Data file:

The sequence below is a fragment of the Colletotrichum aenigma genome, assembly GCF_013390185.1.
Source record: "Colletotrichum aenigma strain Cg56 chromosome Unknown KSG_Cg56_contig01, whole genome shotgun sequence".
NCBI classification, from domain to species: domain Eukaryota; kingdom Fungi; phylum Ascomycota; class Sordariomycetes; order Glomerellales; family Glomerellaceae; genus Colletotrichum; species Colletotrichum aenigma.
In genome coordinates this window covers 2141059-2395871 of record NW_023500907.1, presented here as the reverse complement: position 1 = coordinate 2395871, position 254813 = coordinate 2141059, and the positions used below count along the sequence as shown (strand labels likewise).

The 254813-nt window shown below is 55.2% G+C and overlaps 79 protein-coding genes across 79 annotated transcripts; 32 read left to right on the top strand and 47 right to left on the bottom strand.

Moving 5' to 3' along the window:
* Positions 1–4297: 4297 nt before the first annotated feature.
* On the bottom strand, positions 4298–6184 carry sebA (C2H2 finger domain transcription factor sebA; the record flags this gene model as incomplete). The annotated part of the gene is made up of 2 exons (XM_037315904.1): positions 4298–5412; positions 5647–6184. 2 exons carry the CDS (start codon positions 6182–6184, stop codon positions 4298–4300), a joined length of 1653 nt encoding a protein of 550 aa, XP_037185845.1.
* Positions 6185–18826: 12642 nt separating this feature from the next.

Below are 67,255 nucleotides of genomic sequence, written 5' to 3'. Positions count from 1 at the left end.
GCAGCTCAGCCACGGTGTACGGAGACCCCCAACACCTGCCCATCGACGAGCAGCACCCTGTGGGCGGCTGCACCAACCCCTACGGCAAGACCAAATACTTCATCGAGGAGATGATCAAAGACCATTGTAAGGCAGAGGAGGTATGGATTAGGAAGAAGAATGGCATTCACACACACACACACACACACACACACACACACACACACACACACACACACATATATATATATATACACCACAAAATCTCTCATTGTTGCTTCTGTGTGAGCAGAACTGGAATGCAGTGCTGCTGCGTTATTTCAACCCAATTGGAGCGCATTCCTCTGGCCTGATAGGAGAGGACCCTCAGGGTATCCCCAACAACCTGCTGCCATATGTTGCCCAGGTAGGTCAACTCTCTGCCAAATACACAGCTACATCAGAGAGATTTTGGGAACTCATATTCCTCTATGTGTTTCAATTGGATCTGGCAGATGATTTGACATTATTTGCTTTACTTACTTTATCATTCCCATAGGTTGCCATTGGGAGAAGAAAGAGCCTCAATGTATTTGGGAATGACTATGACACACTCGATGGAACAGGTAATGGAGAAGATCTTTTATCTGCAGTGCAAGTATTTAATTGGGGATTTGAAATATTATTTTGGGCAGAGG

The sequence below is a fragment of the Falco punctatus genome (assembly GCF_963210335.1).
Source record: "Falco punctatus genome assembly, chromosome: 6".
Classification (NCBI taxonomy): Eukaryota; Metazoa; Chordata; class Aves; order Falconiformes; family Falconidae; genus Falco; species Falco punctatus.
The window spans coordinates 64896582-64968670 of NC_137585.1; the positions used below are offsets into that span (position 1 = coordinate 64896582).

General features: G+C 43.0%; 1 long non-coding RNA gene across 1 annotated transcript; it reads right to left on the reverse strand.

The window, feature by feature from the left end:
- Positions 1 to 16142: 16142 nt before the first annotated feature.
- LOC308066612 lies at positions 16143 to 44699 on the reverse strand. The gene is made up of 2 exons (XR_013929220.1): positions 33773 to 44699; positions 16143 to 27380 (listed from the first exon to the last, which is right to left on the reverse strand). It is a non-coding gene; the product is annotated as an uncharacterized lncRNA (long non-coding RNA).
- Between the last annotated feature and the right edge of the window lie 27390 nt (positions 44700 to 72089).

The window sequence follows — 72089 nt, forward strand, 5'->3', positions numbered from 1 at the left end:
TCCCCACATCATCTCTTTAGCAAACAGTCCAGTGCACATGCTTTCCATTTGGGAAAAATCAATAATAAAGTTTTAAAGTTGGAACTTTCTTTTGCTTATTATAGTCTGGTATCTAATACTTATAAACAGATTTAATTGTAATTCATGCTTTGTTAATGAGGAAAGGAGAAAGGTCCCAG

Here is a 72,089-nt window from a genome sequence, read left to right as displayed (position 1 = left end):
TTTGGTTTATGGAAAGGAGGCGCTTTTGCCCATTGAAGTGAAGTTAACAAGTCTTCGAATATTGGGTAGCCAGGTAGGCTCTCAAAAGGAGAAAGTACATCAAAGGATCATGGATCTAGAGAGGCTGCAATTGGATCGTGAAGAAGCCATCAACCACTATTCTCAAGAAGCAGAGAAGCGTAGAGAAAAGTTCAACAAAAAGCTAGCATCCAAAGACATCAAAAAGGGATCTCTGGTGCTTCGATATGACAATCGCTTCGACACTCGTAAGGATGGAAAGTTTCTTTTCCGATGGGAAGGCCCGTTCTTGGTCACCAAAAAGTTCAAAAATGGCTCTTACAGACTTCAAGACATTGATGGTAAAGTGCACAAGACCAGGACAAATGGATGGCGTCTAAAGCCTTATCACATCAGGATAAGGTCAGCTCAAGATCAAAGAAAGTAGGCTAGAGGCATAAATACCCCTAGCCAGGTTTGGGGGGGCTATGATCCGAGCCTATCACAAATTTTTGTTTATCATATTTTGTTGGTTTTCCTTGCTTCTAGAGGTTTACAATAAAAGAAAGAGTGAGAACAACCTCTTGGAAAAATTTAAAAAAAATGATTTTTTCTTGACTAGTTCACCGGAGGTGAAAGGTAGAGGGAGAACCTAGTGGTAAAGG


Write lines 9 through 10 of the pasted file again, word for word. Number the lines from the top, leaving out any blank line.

* Positions 6185–18826: 12642 nt separating this feature from the next.

Below are 67,255 nucleotides of genomic sequence, written 5' to 3'. Positions count from 1 at the left end.